After the EU referendum, it became clear that some parts of the UK had voted by a significant margin to Remain, one of those parts being Scotland. As a result of this revelation, First Minister Nicola Sturgeon has been to Brussels to explore ways in which an independent Scotland could remain part of the EU. There is majority support in the Scottish Parliament for calling another independence vote.
This prospect has alarmed the London-centric press, and one result has been a scare story given lead billing in the Scottish edition of the Daily Mail this morning. The thundering headline spells it out: “Think-tank’s damning verdict on economic misery awaiting an independent Scotland … JUST LIKE GREECE … WITHOUT THE SUN”. The report is described as “withering”. But there are problems with the claim.
The “report” is from the Centre for Policy Studies (CPS). This is an anti-EU lobby group. It was co-founded by Margaret Thatcher, Keith Joseph and Alfred Sherman, the latter being a steadfast proponent of closing the rail network and turning the routes into roads, an idea that the CPS occasionally dusts off and rehashes, but which has been proved to be bunk. The CPS’ objectives include preserving the Union between England and Scotland.
The “report” which underpins the CPS claims is not a new one. It was prepared in the run-up to the Scottish independence referendum in 2014, as a means of frightening Scots voters away from voting Yes. You can see a summary at the CPS’ website HERE.
That “report” has a very obvious Achilles Heel. This is the second of three independence risks it identifies: “The probable flight of a large proportion of the financial services sector from Scotland - as already indicated by this week in the announcements by RBD, Lloyds, Clydesdale and Standard Life - could leave 2016-17 ex-North Sea revenues (of £47.7bn) about £9.2bn lower than has been forecast by advocates of independence (£57.3bn)”.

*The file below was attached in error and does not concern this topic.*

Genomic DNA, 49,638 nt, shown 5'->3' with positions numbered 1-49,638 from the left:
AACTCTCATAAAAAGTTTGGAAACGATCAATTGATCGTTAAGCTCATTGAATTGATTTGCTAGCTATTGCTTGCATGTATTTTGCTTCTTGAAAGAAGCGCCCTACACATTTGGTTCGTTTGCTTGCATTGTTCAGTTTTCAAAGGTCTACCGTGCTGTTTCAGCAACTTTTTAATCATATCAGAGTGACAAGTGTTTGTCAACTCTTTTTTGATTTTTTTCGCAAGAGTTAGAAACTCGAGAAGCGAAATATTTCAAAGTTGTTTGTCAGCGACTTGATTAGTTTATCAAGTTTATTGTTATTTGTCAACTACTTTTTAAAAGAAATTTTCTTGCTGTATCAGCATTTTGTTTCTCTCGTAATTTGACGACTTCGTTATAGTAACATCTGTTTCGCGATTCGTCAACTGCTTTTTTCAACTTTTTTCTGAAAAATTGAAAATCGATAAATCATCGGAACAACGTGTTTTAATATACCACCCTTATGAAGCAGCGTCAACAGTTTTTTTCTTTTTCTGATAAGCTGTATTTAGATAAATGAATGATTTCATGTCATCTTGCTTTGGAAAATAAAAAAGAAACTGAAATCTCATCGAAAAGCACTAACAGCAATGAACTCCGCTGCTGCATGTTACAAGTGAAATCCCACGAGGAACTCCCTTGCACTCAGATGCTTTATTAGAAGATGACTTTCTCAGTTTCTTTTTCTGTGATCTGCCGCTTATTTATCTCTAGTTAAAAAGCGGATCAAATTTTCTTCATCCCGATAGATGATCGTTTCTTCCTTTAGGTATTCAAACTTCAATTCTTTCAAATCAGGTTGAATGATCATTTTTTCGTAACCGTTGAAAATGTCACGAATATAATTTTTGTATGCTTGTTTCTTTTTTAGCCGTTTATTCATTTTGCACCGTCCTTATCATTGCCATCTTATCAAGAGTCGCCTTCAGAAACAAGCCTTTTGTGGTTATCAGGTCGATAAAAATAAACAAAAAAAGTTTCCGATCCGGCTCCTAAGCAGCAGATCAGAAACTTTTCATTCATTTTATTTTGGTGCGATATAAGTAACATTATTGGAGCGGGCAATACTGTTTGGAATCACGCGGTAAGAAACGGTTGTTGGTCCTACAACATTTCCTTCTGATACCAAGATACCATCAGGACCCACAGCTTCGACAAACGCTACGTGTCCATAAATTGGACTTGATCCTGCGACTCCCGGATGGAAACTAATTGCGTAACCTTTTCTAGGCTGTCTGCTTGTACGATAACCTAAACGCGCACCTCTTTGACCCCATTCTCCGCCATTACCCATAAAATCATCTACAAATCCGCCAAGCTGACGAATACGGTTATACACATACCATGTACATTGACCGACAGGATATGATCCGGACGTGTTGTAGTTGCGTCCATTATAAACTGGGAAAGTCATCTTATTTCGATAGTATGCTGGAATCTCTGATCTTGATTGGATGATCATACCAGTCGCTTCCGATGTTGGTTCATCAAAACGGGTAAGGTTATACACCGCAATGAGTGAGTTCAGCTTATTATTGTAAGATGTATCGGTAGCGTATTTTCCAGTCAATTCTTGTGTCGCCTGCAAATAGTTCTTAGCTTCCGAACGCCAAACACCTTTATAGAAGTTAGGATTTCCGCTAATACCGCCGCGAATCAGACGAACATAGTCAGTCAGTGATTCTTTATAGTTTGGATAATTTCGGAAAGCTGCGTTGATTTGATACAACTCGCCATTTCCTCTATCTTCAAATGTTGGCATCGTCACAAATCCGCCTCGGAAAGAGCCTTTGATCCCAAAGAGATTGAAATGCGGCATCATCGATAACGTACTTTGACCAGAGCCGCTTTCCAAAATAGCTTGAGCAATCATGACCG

Were Scotland to remain in the EU and England leave, the “flight … of the financial services sector” would most likely not only not happen, but if it were to happen anywhere in the UK, it would be the other way round from that outlined by the CPS.
The £13.8 billion “black hole” that the CPS claims would appear over time in the Scottish budget would therefore be somewhere between a lot smaller - or non-existent!
The CPS has cherry-picked figures to fit the conclusion it had already reached, something with which Zelo Street regulars will be familiar, as this tactic is also used by the so-called Taxpayers’ Alliance - and other Astroturf lobby groups in and around the Westminster village.
Until and unless the CPS, TPA, and the rest of those groups, and their compliant pals in the right-leaning press, come up with a full and coherent balance sheet for what Scottish independence within the EU might mean for the country’s finances, voters there and elsewhere in the UK should take these scare stories strictly on their merits.
Which means, in the case of this one, no merit at all. Another one for the bin.